$65 Million, 9 Arrests in L.A. Fashion District Raid; Mexican Drug Cartels Suspected

$65 Million, 9 Arrests in L.A. Fashion District Raid; Mexican Drug Cartels Suspected

Smashed windows marked one of many scenes where about 1,000 federal agents raided Los Angeles Fashion District businesses, seizing roughly $65 million in cash and arresting nine suspects in an alleged money laundering scheme involving Mexican drug cartels.

Raids were executed at 70 businesses, according to the Los Angeles Times. Federal authorities assert that drug organizations use garment district and other businesses to convert drug money into pesos through trade-based laundering.

The Times reported comments from assistant U.S. attorney in charge of federal criminal prosecutions Robert E. Dugdale: “Los Angeles has become the epicenter of narco-dollar money laundering with couriers regularly bringing duffel bags and suitcases full of cash to many businesses.”

According to the Associated Press: “The U.S. attorney’s office said in a statement that agents seized the funds in cash and bank accounts as part of a probe following three separate indictments on charges of money laundering and other financial violations.”

Typically, peso brokers would allegedly arrange for U.S. based cartel drug traffickers to pay for goods in L.A. The goods would be exported to Mexico. The Mexican importers would then allegedly pay the peso brokers, who would take a cut and deliver the rest of the funds to the cartel drug traffickers as detailed in the Times.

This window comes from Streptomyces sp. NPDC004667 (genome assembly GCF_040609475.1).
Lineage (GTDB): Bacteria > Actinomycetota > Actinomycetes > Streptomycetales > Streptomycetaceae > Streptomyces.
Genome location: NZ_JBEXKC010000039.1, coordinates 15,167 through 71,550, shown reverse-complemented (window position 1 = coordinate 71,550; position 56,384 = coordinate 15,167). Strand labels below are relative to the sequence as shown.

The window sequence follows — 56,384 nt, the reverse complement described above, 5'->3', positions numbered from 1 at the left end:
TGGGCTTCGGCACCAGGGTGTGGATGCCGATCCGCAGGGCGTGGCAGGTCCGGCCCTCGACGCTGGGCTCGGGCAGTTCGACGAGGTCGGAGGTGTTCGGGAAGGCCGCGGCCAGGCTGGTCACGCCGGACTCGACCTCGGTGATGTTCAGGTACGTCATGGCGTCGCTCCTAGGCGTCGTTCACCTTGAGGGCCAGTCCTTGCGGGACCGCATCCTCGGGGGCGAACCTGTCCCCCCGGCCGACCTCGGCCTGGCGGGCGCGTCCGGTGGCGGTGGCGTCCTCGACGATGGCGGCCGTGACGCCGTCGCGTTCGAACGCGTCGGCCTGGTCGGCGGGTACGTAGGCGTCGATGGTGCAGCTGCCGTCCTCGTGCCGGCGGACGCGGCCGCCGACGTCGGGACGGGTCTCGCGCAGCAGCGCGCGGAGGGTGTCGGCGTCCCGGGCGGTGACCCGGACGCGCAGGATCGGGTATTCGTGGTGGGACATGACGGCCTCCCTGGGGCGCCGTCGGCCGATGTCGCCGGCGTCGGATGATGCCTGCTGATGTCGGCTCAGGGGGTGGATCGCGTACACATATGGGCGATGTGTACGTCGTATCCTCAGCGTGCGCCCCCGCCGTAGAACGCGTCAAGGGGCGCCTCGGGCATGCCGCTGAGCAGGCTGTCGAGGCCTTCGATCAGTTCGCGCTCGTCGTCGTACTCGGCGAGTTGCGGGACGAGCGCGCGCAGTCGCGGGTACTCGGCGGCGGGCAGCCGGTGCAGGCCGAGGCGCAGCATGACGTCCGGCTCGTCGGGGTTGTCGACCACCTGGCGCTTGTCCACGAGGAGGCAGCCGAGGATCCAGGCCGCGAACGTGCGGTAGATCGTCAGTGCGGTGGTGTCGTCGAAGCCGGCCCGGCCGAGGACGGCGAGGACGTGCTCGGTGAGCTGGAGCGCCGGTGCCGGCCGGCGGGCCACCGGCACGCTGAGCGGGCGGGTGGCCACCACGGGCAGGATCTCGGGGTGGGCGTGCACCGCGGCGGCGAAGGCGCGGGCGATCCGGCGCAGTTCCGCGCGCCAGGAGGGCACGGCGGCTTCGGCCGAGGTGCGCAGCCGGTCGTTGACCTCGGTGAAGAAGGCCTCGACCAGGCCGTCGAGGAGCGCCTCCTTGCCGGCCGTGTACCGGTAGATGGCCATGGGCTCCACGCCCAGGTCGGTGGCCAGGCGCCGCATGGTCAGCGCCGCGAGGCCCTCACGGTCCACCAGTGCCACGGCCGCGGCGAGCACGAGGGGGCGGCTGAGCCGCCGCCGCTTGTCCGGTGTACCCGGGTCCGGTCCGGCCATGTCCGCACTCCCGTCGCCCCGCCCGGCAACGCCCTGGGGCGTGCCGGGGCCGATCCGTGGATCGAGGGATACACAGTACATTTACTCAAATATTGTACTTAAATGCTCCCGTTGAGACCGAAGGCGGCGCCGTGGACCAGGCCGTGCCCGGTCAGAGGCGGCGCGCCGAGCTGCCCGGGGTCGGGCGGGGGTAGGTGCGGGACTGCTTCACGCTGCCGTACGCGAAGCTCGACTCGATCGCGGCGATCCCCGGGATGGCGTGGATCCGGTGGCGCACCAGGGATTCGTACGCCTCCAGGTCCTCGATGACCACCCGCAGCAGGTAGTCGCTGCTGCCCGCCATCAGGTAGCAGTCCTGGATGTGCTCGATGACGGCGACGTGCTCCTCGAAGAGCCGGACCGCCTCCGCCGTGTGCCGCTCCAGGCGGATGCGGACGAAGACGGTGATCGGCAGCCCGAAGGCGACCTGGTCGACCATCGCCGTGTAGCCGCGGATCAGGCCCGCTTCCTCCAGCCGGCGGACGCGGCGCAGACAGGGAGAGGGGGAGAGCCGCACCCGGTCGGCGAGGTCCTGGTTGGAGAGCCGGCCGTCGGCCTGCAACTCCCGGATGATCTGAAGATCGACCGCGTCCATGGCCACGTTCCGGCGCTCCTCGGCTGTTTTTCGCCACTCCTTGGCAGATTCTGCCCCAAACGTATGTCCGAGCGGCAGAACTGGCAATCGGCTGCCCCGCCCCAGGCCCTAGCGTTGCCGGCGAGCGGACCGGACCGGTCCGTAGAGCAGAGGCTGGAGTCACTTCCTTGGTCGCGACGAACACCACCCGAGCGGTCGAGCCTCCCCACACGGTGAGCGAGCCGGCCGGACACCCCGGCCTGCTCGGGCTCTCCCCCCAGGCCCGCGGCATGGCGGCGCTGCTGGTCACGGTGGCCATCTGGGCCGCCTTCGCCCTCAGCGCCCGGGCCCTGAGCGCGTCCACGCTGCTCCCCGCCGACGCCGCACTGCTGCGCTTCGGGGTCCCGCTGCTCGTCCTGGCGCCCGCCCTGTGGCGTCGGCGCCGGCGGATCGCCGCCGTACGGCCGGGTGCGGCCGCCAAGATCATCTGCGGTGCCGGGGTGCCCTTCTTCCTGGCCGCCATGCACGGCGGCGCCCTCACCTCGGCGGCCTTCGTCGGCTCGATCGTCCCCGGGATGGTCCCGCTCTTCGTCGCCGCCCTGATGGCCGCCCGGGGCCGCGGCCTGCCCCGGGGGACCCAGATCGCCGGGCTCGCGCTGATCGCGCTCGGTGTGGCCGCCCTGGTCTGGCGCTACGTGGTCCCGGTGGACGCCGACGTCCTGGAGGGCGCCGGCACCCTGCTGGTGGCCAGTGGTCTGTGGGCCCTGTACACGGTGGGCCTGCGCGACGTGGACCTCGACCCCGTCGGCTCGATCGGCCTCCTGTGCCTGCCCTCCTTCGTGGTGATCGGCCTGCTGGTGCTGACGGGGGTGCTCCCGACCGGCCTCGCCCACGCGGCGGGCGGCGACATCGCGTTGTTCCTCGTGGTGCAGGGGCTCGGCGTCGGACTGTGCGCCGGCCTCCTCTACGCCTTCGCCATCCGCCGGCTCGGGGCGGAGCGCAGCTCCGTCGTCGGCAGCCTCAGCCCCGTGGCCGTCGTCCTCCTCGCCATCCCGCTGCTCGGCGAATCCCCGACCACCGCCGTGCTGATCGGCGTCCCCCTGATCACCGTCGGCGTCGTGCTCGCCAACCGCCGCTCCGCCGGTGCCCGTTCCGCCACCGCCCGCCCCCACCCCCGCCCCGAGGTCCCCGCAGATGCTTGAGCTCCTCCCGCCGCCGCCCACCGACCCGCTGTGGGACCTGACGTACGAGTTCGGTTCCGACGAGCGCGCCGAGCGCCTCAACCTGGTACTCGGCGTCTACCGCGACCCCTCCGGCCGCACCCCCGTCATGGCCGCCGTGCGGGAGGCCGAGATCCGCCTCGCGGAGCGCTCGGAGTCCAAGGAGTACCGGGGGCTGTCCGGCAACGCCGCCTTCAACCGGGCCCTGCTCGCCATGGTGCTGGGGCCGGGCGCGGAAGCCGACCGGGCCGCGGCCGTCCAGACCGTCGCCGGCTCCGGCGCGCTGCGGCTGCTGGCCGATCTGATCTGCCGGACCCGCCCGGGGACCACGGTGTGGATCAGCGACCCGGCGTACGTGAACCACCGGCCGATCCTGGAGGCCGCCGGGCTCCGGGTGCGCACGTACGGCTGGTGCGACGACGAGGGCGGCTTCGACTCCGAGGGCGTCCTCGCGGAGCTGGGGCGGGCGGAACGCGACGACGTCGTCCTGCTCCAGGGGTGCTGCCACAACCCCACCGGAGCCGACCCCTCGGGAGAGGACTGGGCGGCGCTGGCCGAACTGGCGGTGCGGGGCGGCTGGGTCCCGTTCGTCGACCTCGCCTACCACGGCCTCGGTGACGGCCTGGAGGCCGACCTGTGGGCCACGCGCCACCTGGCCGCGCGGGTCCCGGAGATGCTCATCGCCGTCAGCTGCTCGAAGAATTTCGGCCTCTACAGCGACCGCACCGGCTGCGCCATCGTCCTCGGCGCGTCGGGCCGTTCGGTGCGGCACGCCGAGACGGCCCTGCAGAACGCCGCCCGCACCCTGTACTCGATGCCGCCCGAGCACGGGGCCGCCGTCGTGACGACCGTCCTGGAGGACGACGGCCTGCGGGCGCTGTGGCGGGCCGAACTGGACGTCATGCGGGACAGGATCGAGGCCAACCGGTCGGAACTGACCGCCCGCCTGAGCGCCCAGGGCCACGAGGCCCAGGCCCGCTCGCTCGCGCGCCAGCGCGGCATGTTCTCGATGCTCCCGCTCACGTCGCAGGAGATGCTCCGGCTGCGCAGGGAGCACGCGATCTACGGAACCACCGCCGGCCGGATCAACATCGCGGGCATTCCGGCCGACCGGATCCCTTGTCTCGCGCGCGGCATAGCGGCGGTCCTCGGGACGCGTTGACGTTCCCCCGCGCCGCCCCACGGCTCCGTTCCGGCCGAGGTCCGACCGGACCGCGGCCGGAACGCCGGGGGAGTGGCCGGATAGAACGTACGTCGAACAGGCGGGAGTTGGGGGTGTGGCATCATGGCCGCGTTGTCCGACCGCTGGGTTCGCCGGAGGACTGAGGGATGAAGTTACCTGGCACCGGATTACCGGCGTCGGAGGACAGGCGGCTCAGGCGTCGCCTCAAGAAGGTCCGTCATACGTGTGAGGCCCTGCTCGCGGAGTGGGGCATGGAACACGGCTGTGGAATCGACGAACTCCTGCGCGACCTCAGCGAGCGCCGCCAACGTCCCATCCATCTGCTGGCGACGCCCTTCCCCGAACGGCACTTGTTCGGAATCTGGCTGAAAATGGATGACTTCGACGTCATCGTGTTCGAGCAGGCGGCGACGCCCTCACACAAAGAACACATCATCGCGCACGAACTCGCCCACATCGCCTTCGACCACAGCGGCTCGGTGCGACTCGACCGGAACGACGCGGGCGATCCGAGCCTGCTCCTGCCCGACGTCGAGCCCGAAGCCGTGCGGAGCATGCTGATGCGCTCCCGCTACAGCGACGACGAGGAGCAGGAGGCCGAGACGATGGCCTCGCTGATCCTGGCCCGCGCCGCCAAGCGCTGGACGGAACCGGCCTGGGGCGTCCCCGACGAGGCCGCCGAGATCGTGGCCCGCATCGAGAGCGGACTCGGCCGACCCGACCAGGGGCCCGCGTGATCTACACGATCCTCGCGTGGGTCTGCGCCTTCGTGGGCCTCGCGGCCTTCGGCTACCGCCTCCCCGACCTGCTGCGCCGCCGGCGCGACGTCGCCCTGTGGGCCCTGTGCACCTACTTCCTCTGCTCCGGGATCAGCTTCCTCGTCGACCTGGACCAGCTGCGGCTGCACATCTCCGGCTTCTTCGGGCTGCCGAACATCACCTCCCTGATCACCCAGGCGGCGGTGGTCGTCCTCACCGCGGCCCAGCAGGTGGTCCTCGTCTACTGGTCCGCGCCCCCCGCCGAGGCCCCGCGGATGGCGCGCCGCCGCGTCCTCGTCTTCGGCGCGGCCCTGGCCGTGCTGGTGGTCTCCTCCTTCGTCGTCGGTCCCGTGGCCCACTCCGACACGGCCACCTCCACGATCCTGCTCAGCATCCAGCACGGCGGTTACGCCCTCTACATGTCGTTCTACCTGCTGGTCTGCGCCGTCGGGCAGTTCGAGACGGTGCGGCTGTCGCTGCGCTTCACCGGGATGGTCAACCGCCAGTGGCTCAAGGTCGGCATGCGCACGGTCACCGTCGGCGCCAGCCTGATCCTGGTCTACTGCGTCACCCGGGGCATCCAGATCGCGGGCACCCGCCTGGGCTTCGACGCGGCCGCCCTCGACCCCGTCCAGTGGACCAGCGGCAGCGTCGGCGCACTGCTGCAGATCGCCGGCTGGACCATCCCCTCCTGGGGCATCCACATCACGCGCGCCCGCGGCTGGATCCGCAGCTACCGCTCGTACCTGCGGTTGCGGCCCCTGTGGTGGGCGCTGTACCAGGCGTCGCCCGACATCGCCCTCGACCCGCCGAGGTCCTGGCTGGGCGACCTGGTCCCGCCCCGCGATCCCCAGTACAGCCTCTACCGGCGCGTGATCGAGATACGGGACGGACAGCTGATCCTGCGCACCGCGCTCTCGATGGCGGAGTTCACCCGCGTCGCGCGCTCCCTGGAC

Several L.A. peso brokerages were infiltrated, according to Federal Bureau of Investigation and Immigration and Customs Enforcement agents. Undercover agents delivered bundles of cash to fashion district businesses that were even told the money came from drug trafficking, reported the Times.

Prosecutors have even alleged that the Sinaloa cartel directed a kidnapped man’s family to pay ransom funds directly to Q.T. Fashion Inc. as part of a laundering transaction. The man, a drug distributor, had reportedly become indebted to the cartel. Other businesses were also mentioned in three indictments released Wednesday.

Follow Michelle Moons on Twitter @MichelleDiana

Photo: Nick Ut/AP


Comment count on this article reflects comments made on Breitbart.com and Facebook. Visit Breitbart's Facebook Page.